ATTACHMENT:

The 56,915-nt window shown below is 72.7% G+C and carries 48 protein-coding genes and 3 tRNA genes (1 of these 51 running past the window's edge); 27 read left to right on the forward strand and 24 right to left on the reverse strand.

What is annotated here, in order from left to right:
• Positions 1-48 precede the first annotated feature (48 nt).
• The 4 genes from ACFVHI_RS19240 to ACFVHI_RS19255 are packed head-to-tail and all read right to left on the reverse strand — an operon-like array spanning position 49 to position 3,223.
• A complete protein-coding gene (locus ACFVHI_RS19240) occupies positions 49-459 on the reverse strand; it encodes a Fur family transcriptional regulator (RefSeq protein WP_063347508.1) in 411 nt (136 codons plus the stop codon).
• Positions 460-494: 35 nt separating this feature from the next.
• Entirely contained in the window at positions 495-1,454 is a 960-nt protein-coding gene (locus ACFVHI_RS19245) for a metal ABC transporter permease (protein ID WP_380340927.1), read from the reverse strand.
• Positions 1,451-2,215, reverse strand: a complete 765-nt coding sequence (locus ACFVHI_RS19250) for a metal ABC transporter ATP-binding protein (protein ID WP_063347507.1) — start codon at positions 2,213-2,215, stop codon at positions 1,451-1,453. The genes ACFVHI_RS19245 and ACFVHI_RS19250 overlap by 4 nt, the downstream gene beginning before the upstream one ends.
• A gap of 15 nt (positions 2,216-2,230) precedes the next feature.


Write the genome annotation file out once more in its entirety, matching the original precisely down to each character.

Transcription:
The 56,915-nt window shown below is 72.7% G+C and carries 48 protein-coding genes and 3 tRNA genes (1 of these 51 running past the window's edge); 27 read left to right on the forward strand and 24 right to left on the reverse strand.

What is annotated here, in order from left to right:
• Positions 1-48 precede the first annotated feature (48 nt).
• The 4 genes from ACFVHI_RS19240 to ACFVHI_RS19255 are packed head-to-tail and all read right to left on the reverse strand — an operon-like array spanning position 49 to position 3,223.
• A complete protein-coding gene (locus ACFVHI_RS19240) occupies positions 49-459 on the reverse strand; it encodes a Fur family transcriptional regulator (RefSeq protein WP_063347508.1) in 411 nt (136 codons plus the stop codon).
• Positions 460-494: 35 nt separating this feature from the next.
• Entirely contained in the window at positions 495-1,454 is a 960-nt protein-coding gene (locus ACFVHI_RS19245) for a metal ABC transporter permease (protein ID WP_380340927.1), read from the reverse strand.
• Positions 1,451-2,215, reverse strand: a complete 765-nt coding sequence (locus ACFVHI_RS19250) for a metal ABC transporter ATP-binding protein (protein ID WP_063347507.1) — start codon at positions 2,213-2,215, stop codon at positions 1,451-1,453. The genes ACFVHI_RS19245 and ACFVHI_RS19250 overlap by 4 nt, the downstream gene beginning before the upstream one ends.
• A gap of 15 nt (positions 2,216-2,230) precedes the next feature.